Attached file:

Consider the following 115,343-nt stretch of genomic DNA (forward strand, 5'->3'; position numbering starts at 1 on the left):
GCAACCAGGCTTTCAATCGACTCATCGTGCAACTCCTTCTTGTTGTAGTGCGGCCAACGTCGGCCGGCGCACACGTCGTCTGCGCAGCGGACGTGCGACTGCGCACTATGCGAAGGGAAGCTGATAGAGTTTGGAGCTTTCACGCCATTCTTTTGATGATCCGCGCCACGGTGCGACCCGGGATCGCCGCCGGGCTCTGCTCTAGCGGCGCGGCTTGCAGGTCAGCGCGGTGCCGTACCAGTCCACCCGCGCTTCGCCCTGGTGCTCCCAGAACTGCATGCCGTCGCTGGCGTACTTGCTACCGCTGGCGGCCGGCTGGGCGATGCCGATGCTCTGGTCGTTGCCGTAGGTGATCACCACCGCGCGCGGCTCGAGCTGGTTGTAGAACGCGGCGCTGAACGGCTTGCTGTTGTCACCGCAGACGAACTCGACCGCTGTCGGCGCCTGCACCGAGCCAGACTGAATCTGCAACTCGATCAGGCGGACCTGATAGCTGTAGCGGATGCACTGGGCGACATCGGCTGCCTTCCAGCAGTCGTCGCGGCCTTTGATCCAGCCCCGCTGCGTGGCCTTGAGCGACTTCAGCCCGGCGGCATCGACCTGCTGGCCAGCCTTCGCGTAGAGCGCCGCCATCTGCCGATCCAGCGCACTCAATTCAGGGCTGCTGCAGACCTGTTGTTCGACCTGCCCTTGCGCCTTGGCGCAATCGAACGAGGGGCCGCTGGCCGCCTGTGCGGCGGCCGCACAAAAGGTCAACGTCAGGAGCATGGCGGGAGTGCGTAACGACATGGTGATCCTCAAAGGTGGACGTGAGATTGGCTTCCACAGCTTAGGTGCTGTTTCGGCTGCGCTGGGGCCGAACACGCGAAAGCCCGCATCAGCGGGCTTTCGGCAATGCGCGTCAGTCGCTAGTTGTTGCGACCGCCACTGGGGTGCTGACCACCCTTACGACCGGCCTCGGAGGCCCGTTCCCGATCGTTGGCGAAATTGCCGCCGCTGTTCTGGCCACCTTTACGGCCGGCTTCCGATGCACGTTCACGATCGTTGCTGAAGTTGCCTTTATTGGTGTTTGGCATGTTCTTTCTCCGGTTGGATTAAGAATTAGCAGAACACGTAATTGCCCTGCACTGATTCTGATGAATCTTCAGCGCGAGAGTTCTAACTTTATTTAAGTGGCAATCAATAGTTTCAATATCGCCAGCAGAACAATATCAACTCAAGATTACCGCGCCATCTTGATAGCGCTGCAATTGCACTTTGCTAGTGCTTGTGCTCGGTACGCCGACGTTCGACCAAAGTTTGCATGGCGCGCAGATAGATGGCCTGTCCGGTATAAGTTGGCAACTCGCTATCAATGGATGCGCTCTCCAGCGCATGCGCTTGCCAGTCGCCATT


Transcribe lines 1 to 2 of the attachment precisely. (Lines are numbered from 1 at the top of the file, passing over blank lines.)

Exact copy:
Consider the following 115,343-nt stretch of genomic DNA (forward strand, 5'->3'; position numbering starts at 1 on the left):
GCAACCAGGCTTTCAATCGACTCATCGTGCAACTCCTTCTTGTTGTAGTGCGGCCAACGTCGGCCGGCGCACACGTCGTCTGCGCAGCGGACGTGCGACTGCGCACTATGCGAAGGGAAGCTGATAGAGTTTGGAGCTTTCACGCCATTCTTTTGATGATCCGCGCCACGGTGCGACCCGGGATCGCCGCCGGGCTCTGCTCTAGCGGCGCGGCTTGCAGGTCAGCGCGGTGCCGTACCAGTCCACCCGCGCTTCGCCCTGGTGCTCCCAGAACTGCATGCCGTCGCTGGCGTACTTGCTACCGCTGGCGGCCGGCTGGGCGATGCCGATGCTCTGGTCGTTGCCGTAGGTGATCACCACCGCGCGCGGCTCGAGCTGGTTGTAGAACGCGGCGCTGAACGGCTTGCTGTTGTCACCGCAGACGAACTCGACCGCTGTCGGCGCCTGCACCGAGCCAGACTGAATCTGCAACTCGATCAGGCGGACCTGATAGCTGTAGCGGATGCACTGGGCGACATCGGCTGCCTTCCAGCAGTCGTCGCGGCCTTTGATCCAGCCCCGCTGCGTGGCCTTGAGCGACTTCAGCCCGGCGGCATCGACCTGCTGGCCAGCCTTCGCGTAGAGCGCCGCCATCTGCCGATCCAGCGCACTCAATTCAGGGCTGCTGCAGACCTGTTGTTCGACCTGCCCTTGCGCCTTGGCGCAATCGAACGAGGGGCCGCTGGCCGCCTGTGCGGCGGCCGCACAAAAGGTCAACGTCAGGAGCATGGCGGGAGTGCGTAACGACATGGTGATCCTCAAAGGTGGACGTGAGATTGGCTTCCACAGCTTAGGTGCTGTTTCGGCTGCGCTGGGGCCGAACACGCGAAAGCCCGCATCAGCGGGCTTTCGGCAATGCGCGTCAGTCGCTAGTTGTTGCGACCGCCACTGGGGTGCTGACCACCCTTACGACCGGCCTCGGAGGCCCGTTCCCGATCGTTGGCGAAATTGCCGCCGCTGTTCTGGCCACCTTTACGGCCGGCTTCCGATGCACGTTCACGATCGTTGCTGAAGTTGCCTTTATTGGTGTTTGGCATGTTCTTTCTCCGGTTGGATTAAGAATTAGCAGAACACGTAATTGCCCTGCACTGATTCTGATGAATCTTCAGCGCGAGAGTTCTAACTTTATTTAAGTGGCAATCAATAGTTTCAATATCGCCAGCAGAACAATATCAACTCAAGATTACCGCGCCATCTTGATAGCGCTGCAATTGCACTTTGCTAGTGCTTGTGCTCGGTACGCCGACGTTCGACCAAAGTTTGCATGGCGCGCAGATAGATGGCCTGTCCGGTATAAGTTGGCAACTCGCTATCAATGGATGCGCTCTCCAGCGCATGCGCTTGCCAGTCGCCATT